Project Coordinator (EU) :Tracking Exposed
Country of the EU Coordinator :France
Organisation Type :Non-profit Organisation
Project participants :
EU Team - Tracking.Exposed:
Marc Faddoul is the Co-Director of Tracking Exposed, AI Forensics, he is the project leader responsible for coordinating the overall scope and outcomes of the project.
Salvatore Romano is the Head of Research at Tracking Exposed, AI Forensics and he is responsible for coordinating the research, experiments and report writing.
Ilir Rama is a Post-Doctoral researcher at the University of Milan and researcher at Tracking Exposed, AI Forensics. He works on data collection on the web app and the methodological aspects of the report.
Giulia Giorgi is a Post-Doctoral researcher at the University of Milan and researcher at Tracking Exposed, AI Forensics. She is responsible for the elaboration of the results and the conclusion of the report.
Gaetano Priori is the Mobile Application Analyst at Tracking Exposed, AI Forensics and is dedicated to the data collection on mobile.
Justin Yeung is a researcher at Tracking Exposed, AI Forensics, and works on the platform's features analysis. His research interest lies within communication in the digital world, tech regulations and philosophy and computational methods.
US Team - Algorithmic Transparency Institute:
Cameron Hickey is the Director at Algorithmic Transparency Institute and works on the data collection platform for mobile.
Athanasios Andreou is a researcher and developer at the Algorithmic Transparency Institute, and works on data collection and analysis on mobile.
State of US partner :Washington
Starting date :
The TikTok Observatory: Interconnecting Junkipedia and Tracking Exposed's monitoring infrastructures
Our overall goal is to create an open-source and accessible infrastructure to monitor the ongoing censorship trends on TikTok, and the possible algorithmic demotion/promotion related to censorship. We aim to emposer researchers through three main contributions.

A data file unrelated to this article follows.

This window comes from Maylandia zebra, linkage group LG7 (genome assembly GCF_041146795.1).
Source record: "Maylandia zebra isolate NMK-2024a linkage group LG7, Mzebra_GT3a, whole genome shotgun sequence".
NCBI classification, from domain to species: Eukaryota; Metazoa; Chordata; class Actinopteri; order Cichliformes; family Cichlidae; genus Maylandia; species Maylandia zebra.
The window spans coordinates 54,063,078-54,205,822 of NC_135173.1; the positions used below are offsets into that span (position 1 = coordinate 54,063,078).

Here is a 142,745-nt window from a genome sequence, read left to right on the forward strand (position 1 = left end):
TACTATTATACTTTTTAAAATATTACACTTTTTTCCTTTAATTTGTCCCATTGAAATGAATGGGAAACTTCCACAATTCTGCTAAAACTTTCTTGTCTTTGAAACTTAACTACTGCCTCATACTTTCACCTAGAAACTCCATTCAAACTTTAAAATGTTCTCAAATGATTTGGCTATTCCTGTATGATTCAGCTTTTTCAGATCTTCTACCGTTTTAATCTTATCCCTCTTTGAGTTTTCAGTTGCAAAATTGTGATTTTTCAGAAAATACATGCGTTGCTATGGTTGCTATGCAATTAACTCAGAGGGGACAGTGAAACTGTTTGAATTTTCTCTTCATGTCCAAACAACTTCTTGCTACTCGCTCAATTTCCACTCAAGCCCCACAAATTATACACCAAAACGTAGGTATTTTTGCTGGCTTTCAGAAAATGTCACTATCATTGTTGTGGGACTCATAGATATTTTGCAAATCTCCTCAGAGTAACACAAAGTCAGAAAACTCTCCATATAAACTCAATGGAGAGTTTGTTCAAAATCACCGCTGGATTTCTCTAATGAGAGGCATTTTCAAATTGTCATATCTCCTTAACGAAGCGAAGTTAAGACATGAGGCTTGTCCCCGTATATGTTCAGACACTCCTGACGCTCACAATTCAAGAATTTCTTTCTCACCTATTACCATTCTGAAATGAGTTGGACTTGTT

- A detailed technical report considering the difference and similarities of TikTok's algorithmic systems between mobile and web;
- An open source and accessible infrastructure for the study of the platform, informed by the result of the technical report;
- A research protocol and methodology, informed by our findings and leveraging on the provided infrastructure.
More specifically, this experiment will try to definitely answer whether the browser application can be used as a proxy to investigate the platform as a whole, focusing on the different points of contact with the users, such as the For You Page, search results and audio recommendations.
This project has allowed Tracking Exposed and Algorithmic Transparency Institute, two leading non-profit civil society organisations tin the filed of algorithmic accountability, to set up a solid partnership to outlive the grant. In terms of the experiments impacts they are summarised below.
Impact 1: Enhanced EU – US cooperation in Next Generation Internet, including policy cooperation.
Since the analysed platform has a significant impact on the citizens of the WU and the USA, our research is relevant. It will be used to refine, investigate, litigate and advocate for change with cross-Atlantic potential. A cross application methodology is crucial for all future investigations on the platform by avoiding blind spots that could encourage algorithmic opacity and non-transparent policies.
Impact 2: Reinforced collaboration and increased synergies between the Next Generation Internet and the US Internet programmes.
The work contributes to the trustworthiness of the Internet, which is a specific objective of the NGI programme.
Impact 3: Developing interoperable solutions and joint demonstrators, contributions to standards.